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Bracket Prep: Akron, Louisville, Northwestern State, Montana, Oregon, Pacific & New Mexico State

Posted by BHayes on March 17th, 2013

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Saturday’s flurry of bid snatching wound down out West and left us with a near-complete picture of the puzzle. Just four automatic bids remain to be earned on Selection Sunday. As we have for each of the 31 automatic qualifiers to play their way into the Dance, we’ll take some time to give you an analytical snapshot of each team that you can refer back to when you’re picking your brackets this week.

Akron

Zeke Marshall And Akron Overcame Late-Season Drama To Reach The NCAA Tournament

Zeke Marshall And Akron Overcame Late-Season Drama To Reach The NCAA Tournament

  • MAC Champion (26-6, 16-2)
  • RPI/Pomeroy/Sagarin = #49/#54/#62
  • Adjusted Scoring Margin = +10.7
  • Likely NCAA Seed: #12-#13

Three Bruce Pearls of Wisdom.

  1. Last year’s Tournament darlings, the Ohio Bobcats, saw their shot at a return bid die on Saturday night, but don’t be surprised if their conquerors put some of that MAC mojo to use again this year. The Akron Zips turned in one of the most impressive performances of the day, comprehensively picking apart a good Ohio team en route to the MAC Tournament title. A pair of late regular season losses had recently killed the bubble talk surrounding the Zips, but let’s not forget how they entered the conversation in the first place. Keith Dambrot’s club ripped off 19 straight wins between December 15th and March 2nd in what still measures up as the longest winning streak in all of college basketball this season.
  2. Akron is as well-rounded a mid-major as you will find, but the Zips truest strength lies in a tougher-than-nails frontcourt. Demetrius Treadwell is the team’s second leading scorer at 11.4 PPG and leading rebounder at 7.9 RPG. His crafty, below-the-rim game may not be the sexiest, but it’s a great complement to the other important Zip on the interior, 7’0” Zeke Marshall. Marshall is the team’s leading scorer (13 PPG) and one of the nation’s leaders in FG percentage at 66%, but the big senior truly excels on the defensive side of the ball. He boasts the 4th best block percentage in the country (14.1%), and is, quite literally, a huge reason why Akron is one of the 20 best teams in the country in effective field goal percentage defense.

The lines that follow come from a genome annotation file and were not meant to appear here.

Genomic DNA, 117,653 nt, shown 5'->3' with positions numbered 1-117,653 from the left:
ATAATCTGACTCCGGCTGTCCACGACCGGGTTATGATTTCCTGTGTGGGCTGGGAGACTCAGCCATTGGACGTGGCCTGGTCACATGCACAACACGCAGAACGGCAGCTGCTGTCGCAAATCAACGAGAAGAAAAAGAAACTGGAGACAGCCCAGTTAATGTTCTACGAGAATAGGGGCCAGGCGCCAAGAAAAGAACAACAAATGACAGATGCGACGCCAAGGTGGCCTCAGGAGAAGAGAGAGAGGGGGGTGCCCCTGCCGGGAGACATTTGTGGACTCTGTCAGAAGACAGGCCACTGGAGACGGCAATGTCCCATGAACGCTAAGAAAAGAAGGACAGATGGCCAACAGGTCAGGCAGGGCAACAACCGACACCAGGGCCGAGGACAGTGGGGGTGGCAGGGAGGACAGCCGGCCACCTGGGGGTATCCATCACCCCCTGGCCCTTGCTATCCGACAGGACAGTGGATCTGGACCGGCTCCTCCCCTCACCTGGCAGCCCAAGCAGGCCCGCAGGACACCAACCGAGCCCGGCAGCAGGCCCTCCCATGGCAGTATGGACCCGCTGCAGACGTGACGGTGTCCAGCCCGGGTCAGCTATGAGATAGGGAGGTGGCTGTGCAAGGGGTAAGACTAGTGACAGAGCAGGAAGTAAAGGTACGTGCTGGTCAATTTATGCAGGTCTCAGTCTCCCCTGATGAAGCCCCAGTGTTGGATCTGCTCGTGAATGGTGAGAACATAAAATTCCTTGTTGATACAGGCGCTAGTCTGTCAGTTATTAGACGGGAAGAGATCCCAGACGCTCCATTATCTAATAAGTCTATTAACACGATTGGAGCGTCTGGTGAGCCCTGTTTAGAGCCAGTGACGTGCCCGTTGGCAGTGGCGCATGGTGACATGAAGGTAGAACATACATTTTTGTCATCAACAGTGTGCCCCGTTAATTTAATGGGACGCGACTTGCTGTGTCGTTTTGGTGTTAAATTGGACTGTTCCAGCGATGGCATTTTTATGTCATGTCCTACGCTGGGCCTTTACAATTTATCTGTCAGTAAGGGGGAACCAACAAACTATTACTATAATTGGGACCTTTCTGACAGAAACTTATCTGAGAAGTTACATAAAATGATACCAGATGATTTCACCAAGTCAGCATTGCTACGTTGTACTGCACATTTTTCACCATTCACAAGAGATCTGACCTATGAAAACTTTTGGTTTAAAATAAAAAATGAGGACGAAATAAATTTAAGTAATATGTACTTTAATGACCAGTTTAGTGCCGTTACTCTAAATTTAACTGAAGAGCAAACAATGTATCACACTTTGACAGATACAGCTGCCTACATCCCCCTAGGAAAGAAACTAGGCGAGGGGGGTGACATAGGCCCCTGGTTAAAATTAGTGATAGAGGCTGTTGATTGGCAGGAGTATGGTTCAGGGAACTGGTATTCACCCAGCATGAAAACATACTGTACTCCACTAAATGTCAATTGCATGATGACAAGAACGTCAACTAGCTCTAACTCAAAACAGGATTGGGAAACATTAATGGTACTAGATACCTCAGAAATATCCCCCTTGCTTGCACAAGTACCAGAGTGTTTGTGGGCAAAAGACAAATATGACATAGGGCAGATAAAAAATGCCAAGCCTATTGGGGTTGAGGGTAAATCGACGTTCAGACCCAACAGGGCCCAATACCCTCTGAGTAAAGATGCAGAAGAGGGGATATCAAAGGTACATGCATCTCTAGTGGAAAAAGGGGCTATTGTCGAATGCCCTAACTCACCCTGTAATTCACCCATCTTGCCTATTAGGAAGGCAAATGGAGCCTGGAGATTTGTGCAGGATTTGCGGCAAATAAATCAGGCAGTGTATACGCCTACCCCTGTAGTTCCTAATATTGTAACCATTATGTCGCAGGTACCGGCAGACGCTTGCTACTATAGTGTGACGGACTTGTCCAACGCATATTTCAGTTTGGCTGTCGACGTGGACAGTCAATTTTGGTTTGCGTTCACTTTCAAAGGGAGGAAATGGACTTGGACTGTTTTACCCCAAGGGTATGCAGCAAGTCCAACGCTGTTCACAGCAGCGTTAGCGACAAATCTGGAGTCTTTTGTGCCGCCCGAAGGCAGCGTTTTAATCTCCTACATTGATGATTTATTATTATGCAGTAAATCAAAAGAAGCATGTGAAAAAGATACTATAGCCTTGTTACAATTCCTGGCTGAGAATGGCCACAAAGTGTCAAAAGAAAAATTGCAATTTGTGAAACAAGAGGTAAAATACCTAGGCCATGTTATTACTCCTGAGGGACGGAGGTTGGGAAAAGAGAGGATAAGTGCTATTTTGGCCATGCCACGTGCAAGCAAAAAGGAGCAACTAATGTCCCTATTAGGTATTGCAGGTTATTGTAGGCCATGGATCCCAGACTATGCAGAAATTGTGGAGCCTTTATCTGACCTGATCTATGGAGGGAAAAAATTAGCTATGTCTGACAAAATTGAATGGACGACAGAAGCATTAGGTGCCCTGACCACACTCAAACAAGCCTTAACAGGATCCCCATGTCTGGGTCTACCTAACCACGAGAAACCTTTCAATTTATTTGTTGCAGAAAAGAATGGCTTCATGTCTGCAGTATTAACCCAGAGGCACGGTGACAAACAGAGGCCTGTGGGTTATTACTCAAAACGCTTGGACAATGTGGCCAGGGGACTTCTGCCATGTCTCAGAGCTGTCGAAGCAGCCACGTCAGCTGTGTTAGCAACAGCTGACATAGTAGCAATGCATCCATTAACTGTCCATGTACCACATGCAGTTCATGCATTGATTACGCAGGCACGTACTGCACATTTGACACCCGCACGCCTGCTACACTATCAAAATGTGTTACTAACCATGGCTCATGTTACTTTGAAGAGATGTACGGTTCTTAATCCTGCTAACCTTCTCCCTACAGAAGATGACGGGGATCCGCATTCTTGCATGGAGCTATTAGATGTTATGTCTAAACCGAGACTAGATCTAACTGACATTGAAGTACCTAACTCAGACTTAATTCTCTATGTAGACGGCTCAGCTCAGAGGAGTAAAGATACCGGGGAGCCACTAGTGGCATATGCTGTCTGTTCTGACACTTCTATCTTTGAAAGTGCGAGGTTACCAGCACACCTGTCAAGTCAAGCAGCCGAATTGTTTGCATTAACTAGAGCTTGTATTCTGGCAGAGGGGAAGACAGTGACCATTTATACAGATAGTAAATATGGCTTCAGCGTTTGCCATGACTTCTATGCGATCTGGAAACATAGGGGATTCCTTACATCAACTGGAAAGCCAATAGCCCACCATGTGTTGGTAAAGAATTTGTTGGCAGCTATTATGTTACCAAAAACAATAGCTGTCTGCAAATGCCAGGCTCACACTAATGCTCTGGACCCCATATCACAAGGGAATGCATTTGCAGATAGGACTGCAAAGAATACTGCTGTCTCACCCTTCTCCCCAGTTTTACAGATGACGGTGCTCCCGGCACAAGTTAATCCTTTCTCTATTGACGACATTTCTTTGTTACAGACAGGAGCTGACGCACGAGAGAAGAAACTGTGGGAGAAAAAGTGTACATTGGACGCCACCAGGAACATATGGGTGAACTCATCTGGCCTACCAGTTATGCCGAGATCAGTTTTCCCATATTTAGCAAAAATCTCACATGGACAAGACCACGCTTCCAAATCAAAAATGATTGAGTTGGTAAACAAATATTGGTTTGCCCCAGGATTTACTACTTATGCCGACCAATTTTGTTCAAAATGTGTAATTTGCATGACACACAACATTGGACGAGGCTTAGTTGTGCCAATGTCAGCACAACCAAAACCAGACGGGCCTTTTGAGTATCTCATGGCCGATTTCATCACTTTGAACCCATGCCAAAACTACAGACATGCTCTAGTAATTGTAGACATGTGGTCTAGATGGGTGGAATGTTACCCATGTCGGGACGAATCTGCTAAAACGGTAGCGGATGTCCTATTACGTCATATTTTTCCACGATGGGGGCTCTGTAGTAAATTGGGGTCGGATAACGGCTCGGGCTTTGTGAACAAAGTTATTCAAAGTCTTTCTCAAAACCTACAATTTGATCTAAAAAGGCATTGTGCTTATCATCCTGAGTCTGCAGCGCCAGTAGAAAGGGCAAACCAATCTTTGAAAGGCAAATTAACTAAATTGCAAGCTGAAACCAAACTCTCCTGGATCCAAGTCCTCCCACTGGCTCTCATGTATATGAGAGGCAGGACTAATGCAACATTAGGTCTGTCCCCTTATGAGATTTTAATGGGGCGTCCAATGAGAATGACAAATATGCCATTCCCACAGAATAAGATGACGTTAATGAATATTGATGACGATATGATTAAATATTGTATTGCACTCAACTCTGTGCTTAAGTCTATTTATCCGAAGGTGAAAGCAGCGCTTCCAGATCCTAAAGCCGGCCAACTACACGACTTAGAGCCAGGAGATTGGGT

3. The March suspension of point guard Alex Abreu (for drug charges) momentarily shook the team, but back-to-back good wins provide Keith Dambrot with some hope that his team has moved on, however much the loss of Abreu (10.3 PPG, 6.0 APG) hurts on the floor. Freshman Carmelo Betancourt has seen his minutes rise from 10 to 26 a game since the Abreu suspension, but the youngster will certainly not be asked to replicate Abreu’s production. The Zips have won with a balanced, team approach all season long, and the “next man up” attitude should come naturally for Betancourt and others. Dont overlook that even before that 19-game surge, the Zips beat Middle Tennessee State, pounded Penn State (by 25) and took OK State to overtime. Could a MAC team crash the Big Dance for the second straight season?

Louisville

A Decisive Second Half Surge Made The Cardinals Big East Tournament Champions For The Second Straight Season

A Decisive Second Half Surge Made The Cardinals Big East Tournament Champions For The Second Straight Season

  • Big East Champion (29-5, 17-4)
  • RPI/Pomeroy/Sagarin = #3/#2/#1
  • Adjusted Scoring Margin = +19.2
  • Likely NCAA Seed: #1

 Three Bruce Pearls of Wisdom.